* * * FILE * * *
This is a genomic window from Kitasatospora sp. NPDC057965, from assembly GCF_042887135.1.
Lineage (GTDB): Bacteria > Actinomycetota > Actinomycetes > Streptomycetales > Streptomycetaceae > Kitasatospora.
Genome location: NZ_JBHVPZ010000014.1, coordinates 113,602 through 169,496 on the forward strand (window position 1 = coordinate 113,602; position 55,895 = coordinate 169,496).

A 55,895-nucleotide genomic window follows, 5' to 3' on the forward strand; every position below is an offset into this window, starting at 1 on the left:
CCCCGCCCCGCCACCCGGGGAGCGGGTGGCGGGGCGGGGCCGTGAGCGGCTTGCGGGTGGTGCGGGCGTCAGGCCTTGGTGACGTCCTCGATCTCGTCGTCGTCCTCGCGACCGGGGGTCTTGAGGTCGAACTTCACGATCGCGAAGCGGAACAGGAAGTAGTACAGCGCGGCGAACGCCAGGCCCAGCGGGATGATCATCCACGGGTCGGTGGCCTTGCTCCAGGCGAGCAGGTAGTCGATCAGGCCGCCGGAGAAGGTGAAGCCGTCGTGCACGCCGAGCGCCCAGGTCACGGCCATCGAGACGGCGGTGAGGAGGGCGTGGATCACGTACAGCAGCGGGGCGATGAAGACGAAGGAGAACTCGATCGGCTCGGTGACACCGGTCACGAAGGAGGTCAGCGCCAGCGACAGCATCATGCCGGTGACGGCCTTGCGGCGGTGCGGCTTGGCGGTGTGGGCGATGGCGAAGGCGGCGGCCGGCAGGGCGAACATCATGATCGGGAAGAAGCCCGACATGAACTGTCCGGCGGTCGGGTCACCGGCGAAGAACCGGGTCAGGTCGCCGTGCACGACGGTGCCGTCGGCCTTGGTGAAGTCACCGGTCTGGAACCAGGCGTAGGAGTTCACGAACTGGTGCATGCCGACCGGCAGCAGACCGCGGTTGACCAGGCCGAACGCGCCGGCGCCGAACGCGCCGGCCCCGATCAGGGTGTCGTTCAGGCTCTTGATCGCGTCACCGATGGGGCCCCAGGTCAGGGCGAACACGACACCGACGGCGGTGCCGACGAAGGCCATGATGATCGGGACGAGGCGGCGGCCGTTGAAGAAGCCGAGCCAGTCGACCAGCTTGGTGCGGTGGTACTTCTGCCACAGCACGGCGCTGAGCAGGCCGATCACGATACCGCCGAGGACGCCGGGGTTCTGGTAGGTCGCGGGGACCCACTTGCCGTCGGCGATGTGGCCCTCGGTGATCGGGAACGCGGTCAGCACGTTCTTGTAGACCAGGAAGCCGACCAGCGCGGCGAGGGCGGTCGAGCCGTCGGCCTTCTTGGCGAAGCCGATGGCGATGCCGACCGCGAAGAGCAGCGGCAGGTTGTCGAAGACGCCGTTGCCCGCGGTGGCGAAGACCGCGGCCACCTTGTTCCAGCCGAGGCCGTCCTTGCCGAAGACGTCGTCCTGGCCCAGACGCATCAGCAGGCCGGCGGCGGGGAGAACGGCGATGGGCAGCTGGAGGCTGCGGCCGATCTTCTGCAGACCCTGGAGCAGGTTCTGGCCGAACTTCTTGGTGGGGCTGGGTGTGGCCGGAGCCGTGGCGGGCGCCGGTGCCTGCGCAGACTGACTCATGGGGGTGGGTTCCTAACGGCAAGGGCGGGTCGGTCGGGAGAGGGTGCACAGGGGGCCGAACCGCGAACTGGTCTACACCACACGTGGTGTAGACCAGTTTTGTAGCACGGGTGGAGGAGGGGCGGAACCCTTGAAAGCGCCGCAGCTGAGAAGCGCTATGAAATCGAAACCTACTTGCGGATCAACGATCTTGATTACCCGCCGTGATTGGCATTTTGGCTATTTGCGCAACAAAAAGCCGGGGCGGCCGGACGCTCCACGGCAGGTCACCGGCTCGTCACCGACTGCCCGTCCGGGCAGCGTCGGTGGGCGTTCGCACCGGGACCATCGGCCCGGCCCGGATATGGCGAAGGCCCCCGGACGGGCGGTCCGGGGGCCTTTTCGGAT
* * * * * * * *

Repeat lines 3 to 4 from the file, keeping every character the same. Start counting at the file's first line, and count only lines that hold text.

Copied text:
Genome location: NZ_JBHVPZ010000014.1, coordinates 113,602 through 169,496 on the forward strand (window position 1 = coordinate 113,602; position 55,895 = coordinate 169,496).

A 55,895-nucleotide genomic window follows, 5' to 3' on the forward strand; every position below is an offset into this window, starting at 1 on the left: